BILOXI, Miss. (WLOX) - One man has found a way to help his fellow veterans deal with emotional and physical injuries from combat duty through a little sport called pickleball.
Working with the Gulf Coast Veterans Health Care System in Biloxi, U.S. Military Veteran Tom Linenberger is using pickleball to make a difference in veterans’ lives.
Pickleball is a combination of tennis, ping pong and badminton, and it’s one of the fastest-growing recreational activities in the U.S.
Courts like the ones at the Biloxi’s Donal Snyder Community Center are filled with pickleball players. It’s particularly popular with older Americans.
Linenberger volunteers as the Senior Pickleball Coordinator for Biloxi and Gulfport and has watched this sport grow by leaps and bounds on the coast.
“First of all, it’s a very social sport, and it’s very good exercise. It’s very popular among our senior population. When we retire, we lose a lot of our friends we may have had through work. Now, we have a whole new bunch of people,” Linenberger said.
While he is very excited about pickleball, he gets very emotional on another subject. He is committed to respecting military veterans and treating them properly.
“Veterans are sometimes not recognized for what they do. It’s important that we help them,” Linenberger said with emotion in his voice.
He is a Vietnam veteran and went to the Biloxi VA Center with an idea.
“We gave a demonstration to the clinical staff. The director was there along with over 70 veterans, and we showed them what pickleball was all about,” said Linenberger.
He pitched the idea of getting veterans, dealing with post-traumatic stress disorder and other psychological issues, involved in the sport of pickleball.
The VA Center signed off on the concept, discovering that the activity can be therapeutic.
These veterans served their country, mostly in Iraq and Afghanistan and developed emotional disorders after traumatic experiences.
Christopher Gray was deployed to Afghanistan with the U.S. Army, then National Guard. And one day, tragedy struck.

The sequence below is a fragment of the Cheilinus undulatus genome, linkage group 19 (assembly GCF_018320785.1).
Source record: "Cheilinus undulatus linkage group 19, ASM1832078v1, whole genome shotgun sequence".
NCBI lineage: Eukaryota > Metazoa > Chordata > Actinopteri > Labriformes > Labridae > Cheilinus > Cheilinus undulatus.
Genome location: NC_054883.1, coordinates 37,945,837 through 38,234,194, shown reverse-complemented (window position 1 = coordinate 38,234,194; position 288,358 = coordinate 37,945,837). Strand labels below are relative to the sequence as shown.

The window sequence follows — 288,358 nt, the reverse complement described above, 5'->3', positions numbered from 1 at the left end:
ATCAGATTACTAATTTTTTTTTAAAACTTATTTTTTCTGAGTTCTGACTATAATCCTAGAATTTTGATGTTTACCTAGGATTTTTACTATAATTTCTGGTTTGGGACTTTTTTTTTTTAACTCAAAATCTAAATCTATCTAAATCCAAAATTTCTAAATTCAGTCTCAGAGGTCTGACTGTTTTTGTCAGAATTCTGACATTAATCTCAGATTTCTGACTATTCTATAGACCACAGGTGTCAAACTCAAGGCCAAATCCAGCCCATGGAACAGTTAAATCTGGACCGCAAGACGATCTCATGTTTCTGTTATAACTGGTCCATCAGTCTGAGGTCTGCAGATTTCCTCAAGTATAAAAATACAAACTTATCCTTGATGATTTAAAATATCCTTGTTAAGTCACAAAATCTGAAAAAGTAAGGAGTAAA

“We were in south Kandahar in 2009 and that’s where I was hit by an IED,” Gray said.
Gray has been dealing with physical and emotional issues. He’s been undergoing treatment at the VA and he decided to get involved in the veteran’s pickleball program.
“It’s fun. You make new friends and meet new people. You exercise, and the more you do that, the more the pain is leaving your body,” Gray said.
A national magazine found out about Linenberger’s pickleball outreach efforts and did a success story on the intervention.
“It develops a lot of camaraderie and competition among the guys. It has done wonders,” Linenberger said.
Andre Harrell saw combat in Iraq. He came home to Mississippi with war scars.
“My family complained about me. My wife complained about me,” Andre said.
Harrell says this experience has helped him on the road to recovery. Linenberger also sponsors events that bring veterans together and give them a chance to socialize.
Linenberger is South Mississippi strong because he believes, in his heart, we must do whatever possible to help our veterans.
“Anything we can do to help these guys, we do it as a country. The VA does a good job, but they also need community and support. That’s the reason I encourage my fellow veterans to get into this program and help the guys out,” Linenberger said.
The veterans meet at the Donal Snyder Center on Tuesdays and Thursdays to help battle PTSD by competing and getting to meet people through the game of pickleball.
Linenberger runs several other programs. He and his pickleball volunteers help homeless veterans and collect needed items to give to veterans in our area.